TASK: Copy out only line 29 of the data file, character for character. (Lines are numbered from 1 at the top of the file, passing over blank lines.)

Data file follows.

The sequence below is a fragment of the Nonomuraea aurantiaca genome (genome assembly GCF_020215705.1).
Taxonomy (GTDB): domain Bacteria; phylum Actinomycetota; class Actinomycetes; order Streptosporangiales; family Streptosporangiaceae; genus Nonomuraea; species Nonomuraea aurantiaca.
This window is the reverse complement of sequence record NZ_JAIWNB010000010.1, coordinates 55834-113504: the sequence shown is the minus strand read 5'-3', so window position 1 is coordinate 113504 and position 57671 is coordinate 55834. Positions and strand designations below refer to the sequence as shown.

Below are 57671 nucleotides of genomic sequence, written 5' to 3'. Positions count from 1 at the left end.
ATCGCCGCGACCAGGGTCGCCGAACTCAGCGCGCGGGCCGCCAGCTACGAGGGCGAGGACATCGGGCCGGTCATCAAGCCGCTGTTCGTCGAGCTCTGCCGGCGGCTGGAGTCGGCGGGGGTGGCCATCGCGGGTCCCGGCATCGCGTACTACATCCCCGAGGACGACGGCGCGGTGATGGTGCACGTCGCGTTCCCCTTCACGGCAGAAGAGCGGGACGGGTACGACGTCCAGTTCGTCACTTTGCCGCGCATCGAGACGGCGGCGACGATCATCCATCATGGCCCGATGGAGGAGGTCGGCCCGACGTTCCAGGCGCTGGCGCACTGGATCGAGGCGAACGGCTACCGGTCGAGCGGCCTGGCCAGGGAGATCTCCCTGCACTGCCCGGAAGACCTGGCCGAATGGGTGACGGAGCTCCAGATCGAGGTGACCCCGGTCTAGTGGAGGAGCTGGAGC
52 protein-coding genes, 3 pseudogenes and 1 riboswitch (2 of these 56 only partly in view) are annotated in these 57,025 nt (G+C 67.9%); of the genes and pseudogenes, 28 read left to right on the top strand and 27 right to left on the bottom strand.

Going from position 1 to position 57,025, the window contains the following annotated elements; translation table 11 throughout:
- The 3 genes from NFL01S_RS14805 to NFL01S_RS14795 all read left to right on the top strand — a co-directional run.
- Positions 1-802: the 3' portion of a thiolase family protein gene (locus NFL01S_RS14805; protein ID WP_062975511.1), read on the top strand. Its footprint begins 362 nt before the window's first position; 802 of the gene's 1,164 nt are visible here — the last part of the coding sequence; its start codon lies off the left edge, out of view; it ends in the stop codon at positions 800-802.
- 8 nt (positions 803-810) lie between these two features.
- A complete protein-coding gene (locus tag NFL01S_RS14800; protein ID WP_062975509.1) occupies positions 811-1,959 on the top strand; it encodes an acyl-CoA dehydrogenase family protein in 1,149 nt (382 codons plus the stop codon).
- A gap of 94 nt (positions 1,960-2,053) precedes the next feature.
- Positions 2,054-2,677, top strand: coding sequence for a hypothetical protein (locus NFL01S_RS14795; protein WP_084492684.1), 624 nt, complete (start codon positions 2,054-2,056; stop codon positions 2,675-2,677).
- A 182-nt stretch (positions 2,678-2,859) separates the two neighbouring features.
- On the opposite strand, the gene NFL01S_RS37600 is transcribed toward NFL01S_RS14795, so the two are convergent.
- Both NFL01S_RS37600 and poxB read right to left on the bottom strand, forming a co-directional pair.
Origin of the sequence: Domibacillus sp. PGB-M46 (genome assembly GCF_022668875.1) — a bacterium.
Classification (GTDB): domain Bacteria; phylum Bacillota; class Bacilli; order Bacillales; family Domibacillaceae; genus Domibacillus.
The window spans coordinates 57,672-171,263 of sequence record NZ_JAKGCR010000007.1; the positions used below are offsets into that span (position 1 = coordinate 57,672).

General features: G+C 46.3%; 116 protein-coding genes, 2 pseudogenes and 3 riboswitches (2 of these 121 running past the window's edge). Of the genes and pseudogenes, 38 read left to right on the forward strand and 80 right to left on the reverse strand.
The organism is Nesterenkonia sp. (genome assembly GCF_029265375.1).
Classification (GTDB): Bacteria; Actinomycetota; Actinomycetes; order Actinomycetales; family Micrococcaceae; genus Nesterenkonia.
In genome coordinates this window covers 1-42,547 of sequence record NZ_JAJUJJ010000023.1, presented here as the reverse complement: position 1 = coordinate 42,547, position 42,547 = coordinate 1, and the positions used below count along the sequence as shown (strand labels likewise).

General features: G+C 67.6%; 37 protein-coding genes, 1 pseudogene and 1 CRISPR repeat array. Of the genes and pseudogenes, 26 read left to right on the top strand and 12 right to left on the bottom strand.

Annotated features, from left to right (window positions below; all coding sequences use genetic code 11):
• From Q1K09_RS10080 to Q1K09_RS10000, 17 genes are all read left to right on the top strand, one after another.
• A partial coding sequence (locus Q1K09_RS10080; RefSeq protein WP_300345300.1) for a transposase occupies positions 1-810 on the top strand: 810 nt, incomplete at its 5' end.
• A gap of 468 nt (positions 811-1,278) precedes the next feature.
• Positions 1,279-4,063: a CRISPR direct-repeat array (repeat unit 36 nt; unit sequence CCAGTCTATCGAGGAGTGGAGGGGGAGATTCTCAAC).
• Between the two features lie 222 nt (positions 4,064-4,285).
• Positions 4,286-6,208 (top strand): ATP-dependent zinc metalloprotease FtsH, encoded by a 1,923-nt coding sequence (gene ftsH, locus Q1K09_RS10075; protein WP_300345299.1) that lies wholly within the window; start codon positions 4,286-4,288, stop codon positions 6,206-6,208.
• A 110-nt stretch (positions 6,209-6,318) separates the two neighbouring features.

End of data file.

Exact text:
• Positions 1,279-4,063: a CRISPR direct-repeat array (repeat unit 36 nt; unit sequence CCAGTCTATCGAGGAGTGGAGGGGGAGATTCTCAAC).